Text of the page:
“Maybe this time they are feeling that danger from Oskanian,” she said. “There are many ‘bright’ figures in the National Assembly, who really need to be deprived of their immunity,” Postanjian added, referring to the notorious tycoons in the country who were elected to the parliament on the majoritarian lists of the ruling party.


U.S. Ambassador Voices Concern Over Armenia's Oskanian Charges

U.S. Ambassador to Armenia John Heffern says criminal charges filed against former Armenian Foreign Minister Vartan Oskanian are "bad for justice and democracy in Armenia."  Oskanian was summoned to the National Security Service on October 8 and formally charged with misappropriation of some $1.4 million donated by a U.S. philanthropist to Oskanian's Yerevan-based Civilitas Foundation in late 2010. Oskanian denies the charges, calling them politically motivated and aimed at derailing chances for his Prosperous Armenia party ahead of a presidential election scheduled for February 2013. Heffern also mentioned the timing of the charges against Oskanian were "troubling." Heffern called on the Armenian government to "live up to its commitments to the systematic, fair, and transparent implementation of the rule of law."


Vice Speaker to U.S. Ambassador: Don’t mix politics with legal matters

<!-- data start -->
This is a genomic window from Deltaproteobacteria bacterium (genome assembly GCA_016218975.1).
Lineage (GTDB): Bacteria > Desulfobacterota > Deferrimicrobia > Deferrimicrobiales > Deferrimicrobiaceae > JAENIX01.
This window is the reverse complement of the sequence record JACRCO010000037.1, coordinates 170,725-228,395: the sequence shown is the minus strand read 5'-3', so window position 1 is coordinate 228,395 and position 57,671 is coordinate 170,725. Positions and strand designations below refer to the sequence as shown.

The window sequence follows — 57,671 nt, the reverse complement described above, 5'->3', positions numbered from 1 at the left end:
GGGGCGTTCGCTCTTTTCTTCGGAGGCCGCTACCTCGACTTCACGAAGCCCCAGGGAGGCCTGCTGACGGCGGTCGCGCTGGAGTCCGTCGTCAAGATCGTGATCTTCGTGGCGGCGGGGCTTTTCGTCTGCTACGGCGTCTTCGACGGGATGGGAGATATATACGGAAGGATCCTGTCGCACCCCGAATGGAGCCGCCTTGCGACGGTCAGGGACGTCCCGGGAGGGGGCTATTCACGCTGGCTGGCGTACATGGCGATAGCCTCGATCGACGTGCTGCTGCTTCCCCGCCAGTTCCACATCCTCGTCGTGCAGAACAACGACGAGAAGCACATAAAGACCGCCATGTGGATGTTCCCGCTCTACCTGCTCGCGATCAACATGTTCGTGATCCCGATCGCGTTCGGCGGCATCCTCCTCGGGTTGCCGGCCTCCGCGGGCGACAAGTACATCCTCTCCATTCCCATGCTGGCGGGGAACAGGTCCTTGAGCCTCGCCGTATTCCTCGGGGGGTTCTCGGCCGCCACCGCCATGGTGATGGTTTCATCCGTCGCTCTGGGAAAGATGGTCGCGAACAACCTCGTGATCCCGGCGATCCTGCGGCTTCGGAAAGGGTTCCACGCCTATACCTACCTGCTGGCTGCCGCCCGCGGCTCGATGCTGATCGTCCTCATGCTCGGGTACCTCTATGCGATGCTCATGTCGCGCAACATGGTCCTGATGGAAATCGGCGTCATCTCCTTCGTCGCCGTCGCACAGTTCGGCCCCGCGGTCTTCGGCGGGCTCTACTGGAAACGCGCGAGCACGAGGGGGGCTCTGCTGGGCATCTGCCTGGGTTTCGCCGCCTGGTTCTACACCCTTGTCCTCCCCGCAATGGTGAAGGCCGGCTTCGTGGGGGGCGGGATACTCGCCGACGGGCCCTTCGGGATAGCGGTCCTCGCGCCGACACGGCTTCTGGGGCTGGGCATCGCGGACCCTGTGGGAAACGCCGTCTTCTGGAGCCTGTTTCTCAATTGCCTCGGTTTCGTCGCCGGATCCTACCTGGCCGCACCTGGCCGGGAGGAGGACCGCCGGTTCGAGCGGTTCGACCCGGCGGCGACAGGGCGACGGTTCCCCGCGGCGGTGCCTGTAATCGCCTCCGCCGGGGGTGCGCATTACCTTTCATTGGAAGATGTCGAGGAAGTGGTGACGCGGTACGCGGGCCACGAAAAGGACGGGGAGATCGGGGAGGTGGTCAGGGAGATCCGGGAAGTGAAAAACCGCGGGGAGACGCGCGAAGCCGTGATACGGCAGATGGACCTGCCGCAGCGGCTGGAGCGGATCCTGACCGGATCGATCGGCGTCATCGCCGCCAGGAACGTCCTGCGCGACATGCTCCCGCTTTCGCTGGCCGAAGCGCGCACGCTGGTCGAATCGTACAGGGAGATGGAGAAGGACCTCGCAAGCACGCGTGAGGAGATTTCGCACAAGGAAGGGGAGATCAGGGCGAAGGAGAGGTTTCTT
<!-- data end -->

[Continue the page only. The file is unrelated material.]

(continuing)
The Vice-speaker of the Armenian Parliament responded to the US Ambassador’s recent statement about Vartan Oskanian, saying that ambassadors should refrain from politicizing legal issues and connecting them with elections.

US Ambassador in Armenia John Heffern made a statement on Wednesday related to the fact that the National Assembly stripped Prosperous Armenia Party MP, former foreign minister Vartan Oskanian of his diplomatic immunity and then was formally charged with money laundering, saying that “it is bad for justice and democracy in Armenia”.

Ruling Republican Party spokesperson, parliament vice-speaker Eduard Sharmazanov said in his interview to RFL/RL on Wednesday that “it is impermissible and unrealistic to connect every legal process to elections”.

“Naturally, I do not share the honorable US Ambassador’s opinion expressed in his statement according to which ‘the case appears to represent the selective application of Armenian law’, because this is a purely legal matter. Our opinion is the same as before – it’s a legal matter and politicizing or making it a party-related issue is impermissible,” said Sharmazanov, pointing out that there are criminal cases on a number of Republicans, who are either in custody or in prison.